github link
Accession IconSRP077926

Type-I-Interferons induce the decimation of antiviral B cells at the onset of chronic infection [RNA-seq]

Organism Icon Mus musculus
Sample Icon 8 Downloadable Samples
Technology Badge IconIllumina HiSeq 2000

Submitter Supplied Information

Abstract: Immune subversion represents a hallmark of persistent infection, but microbial suppression of B cell responses remains mechanistically ill-defined. Adoptive transfer experiments in a chronic viral infection model evidenced the rapid and profound decimation of B cells that responded to virus or to concomitantly administered protein. Decimation affected naïve and memory B cells and resulted from biased differentiation into short-lived antibody-secreting cells. It was driven by type I interferon (IFN-I) signaling to several cell types including dendritic cells, T cells and myeloid cells. Durable B cell responses were restored upon IFN-I receptor blockade or, partially, when depleting myeloid cells or key IFN-I-induced cytokines. B cell decimation represents a molecular mechanism of humoral immune subversion and reflects an unsustainable “all-in” response of B cells in IFN-I-driven inflammation. Overall design: We adoptively transferred naïve KL25HL cells (LCMV-WE-GP-specific B cells) to aIFNAR- or isotype control-treated syngeneic recipient mice, followed by rLCMV-Cl13/WE-GP. On day 3 of infection, spleen were harvested and proliferated KL25HL B cell progeny (CD45.1+B220+CFSElo) were FACS-sorted and total RNA was processed for RNAseq. n=4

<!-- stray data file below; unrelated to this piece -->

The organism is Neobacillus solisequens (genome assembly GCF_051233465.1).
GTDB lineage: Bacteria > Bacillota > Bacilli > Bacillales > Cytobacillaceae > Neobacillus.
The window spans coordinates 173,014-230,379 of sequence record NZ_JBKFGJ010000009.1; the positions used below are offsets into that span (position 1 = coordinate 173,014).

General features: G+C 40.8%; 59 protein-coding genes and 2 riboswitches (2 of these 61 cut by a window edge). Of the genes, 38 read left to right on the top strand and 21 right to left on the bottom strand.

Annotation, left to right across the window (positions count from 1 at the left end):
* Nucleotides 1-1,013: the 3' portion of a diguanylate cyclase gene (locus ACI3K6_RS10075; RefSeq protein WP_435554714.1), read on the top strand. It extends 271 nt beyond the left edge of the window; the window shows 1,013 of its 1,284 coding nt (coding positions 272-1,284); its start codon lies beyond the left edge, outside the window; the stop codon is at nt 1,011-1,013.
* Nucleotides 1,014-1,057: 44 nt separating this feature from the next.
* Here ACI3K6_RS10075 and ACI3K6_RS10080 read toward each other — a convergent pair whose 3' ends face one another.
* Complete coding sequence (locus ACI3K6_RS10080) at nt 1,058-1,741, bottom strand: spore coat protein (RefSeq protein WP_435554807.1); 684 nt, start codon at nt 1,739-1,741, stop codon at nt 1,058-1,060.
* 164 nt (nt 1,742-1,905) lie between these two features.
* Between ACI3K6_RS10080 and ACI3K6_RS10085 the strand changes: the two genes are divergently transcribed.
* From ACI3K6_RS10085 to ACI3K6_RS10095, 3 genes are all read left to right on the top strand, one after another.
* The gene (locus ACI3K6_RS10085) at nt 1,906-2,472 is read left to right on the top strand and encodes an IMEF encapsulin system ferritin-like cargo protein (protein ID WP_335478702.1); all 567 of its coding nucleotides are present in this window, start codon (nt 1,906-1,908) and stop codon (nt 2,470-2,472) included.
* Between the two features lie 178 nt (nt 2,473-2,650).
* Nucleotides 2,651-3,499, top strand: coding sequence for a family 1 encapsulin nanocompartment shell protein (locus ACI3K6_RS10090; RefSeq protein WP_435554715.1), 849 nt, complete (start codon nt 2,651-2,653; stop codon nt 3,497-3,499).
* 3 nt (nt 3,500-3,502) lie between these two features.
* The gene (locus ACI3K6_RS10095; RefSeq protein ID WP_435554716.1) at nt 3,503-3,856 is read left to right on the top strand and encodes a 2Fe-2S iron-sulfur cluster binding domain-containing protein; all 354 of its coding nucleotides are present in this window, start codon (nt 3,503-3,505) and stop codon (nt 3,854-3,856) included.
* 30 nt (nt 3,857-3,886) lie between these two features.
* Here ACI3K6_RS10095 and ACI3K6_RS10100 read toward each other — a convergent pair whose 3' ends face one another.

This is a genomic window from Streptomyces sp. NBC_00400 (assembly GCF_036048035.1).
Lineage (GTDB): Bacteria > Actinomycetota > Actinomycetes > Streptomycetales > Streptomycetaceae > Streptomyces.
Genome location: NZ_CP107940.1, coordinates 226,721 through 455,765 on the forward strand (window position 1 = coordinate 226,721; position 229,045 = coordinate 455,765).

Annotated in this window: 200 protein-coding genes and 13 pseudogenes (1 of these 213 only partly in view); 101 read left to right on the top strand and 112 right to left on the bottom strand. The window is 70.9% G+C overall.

PubMed ID
Total Samples
Submitter’s Institution
No associated institution
Alternate Accession IDs


Show of 0 Total Samples
Accession Code
Specimen part
Cell line
Processing Information
Additional Metadata
No rows found